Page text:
Senators Agree on Coalition,
But Will Power Sharing Last?
Henry J. Stern is the founder and president of New York Civic.
Thursday, December 6th, 2012

Since the inception of New York Civic ten years ago, no governmental issue has loomed larger than the failure of the New York State Legislature and some of its leaders to live up to reasonable standards of both official and personal integrity. The legislature has been the subject of particular negative attention since 2004, when the New York Public Interest Research Group or one of its tentacles called our legislature the most dysfunctional in the fifty states. Whether or not that conclusion is precise, it is widely assumed that New York is not far from the bottom of state legislatures in efficiency, productivity and significance of legislation adopted.

For many years, this condition has been blamed, at least in part, on the perennial dichotomy in control of the two houses in Albany, which is the result of assiduous gerrymandering. The Senate is generally controlled by Republicans, while the Assembly is firmly in Democratic hands. This political division has led to a substantial number of "one-house bills," in which a bill is passed in one house but is doomed in the other. This way each party can claim credit for approving constructive legislation on a variety of subjects without fear that any reform will actually take place.

NY Civic Asks for Your Views
On Specific Internet Articles,
Seeking Dialogues on Issues
Henry J. Stern is the founder and president of New York Civic.
Tuesday, December 4th, 2012

We live in what is called the information age. All kinds of information, true or false, can be transmitted openly, publicly and instantly to anyone who wants to see, hear, or read it. One must only press the right buttons in the right order to gain access to more data than one can usefully employ in a lifetime.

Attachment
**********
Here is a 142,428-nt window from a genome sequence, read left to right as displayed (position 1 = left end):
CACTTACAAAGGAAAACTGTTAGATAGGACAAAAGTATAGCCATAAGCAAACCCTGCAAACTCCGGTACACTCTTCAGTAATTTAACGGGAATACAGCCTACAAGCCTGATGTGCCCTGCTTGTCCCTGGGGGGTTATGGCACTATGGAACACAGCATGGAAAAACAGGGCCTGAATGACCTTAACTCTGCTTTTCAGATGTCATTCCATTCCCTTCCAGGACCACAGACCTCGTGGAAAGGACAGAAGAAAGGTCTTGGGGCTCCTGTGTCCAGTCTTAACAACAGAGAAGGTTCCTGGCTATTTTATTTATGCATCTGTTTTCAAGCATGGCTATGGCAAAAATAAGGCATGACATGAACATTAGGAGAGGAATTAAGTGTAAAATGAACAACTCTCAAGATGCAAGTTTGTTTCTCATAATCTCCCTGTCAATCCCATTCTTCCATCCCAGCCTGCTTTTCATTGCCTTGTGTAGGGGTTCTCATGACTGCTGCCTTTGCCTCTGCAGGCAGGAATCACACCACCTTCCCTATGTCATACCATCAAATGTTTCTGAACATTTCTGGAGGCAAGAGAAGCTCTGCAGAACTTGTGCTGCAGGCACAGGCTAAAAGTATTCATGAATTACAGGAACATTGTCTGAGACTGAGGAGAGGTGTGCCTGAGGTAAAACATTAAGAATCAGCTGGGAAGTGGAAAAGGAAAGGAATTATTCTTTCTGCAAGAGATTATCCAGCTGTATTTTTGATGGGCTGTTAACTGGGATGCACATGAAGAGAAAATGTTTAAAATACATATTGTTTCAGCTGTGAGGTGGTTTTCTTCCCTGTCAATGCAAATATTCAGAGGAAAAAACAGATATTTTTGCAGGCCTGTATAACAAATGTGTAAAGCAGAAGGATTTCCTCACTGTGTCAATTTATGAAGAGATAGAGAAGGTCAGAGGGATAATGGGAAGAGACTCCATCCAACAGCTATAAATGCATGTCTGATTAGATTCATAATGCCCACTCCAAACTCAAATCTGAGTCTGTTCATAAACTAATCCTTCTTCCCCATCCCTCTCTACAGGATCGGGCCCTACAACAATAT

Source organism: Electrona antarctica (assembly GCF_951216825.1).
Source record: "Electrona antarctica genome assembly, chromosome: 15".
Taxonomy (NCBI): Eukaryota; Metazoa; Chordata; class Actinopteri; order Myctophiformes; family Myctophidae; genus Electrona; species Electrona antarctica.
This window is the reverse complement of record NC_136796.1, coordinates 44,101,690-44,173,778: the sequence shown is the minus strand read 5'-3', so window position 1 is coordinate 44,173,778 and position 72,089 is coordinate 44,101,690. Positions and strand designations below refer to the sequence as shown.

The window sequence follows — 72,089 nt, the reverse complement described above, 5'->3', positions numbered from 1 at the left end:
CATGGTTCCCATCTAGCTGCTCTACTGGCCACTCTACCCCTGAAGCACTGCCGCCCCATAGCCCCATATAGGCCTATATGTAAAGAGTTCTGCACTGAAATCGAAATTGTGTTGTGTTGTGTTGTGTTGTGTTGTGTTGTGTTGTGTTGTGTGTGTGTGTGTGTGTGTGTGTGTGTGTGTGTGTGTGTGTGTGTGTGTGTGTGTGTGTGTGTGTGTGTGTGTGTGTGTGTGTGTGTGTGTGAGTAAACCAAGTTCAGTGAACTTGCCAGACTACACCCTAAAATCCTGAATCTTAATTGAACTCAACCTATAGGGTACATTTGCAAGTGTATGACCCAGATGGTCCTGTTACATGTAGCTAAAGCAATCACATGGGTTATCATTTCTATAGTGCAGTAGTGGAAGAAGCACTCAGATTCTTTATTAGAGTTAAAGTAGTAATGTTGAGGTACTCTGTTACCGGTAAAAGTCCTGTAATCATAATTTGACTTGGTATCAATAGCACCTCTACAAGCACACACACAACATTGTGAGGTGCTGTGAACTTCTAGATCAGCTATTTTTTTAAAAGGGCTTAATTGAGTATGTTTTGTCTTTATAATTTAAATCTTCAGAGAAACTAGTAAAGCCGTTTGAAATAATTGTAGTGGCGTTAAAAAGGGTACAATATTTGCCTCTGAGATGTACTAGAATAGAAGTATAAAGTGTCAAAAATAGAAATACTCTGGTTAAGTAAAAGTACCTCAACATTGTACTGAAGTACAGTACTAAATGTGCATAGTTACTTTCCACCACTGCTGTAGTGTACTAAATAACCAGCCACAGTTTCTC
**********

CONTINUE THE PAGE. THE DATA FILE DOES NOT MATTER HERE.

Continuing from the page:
In a free country like the United States, the right to give and receive information is enshrined in the First Amendment to the Constitution, cornerstone of the Bill of Rights. “Congress shall make no law … abridging the freedom of speech, or of the press; or the right of the people peaceably to assemble, and to petition the Government for a redress of grievances.”

There is an enormous wealth of facts, alleged facts and fiction which is available to the public.  Most people encounter only a small fraction of it in their personal or professional lives. A great deal of excellent and informative material is published in an unending stream, and freely offered to the world. It requires increasing expertise and judgment to find pertinent information on the internet and to evaluate it wisely.

Edward C. Sullivan served in the New York State Assembly from 1977 to 2002.
Thursday, November 29th, 2012

In 1978 Isaiah Scheffer and Allan Miller hosted a marathon concert of Bach music on the Upper West Side in what had been a dreary, run-down movie theater. Soon after, guided by Mr. Sheffer's vision, the surrounding community pitched in, volunteering their own labor and donating money, and transformed the once derelict space into one of the city's most popular cultural centers.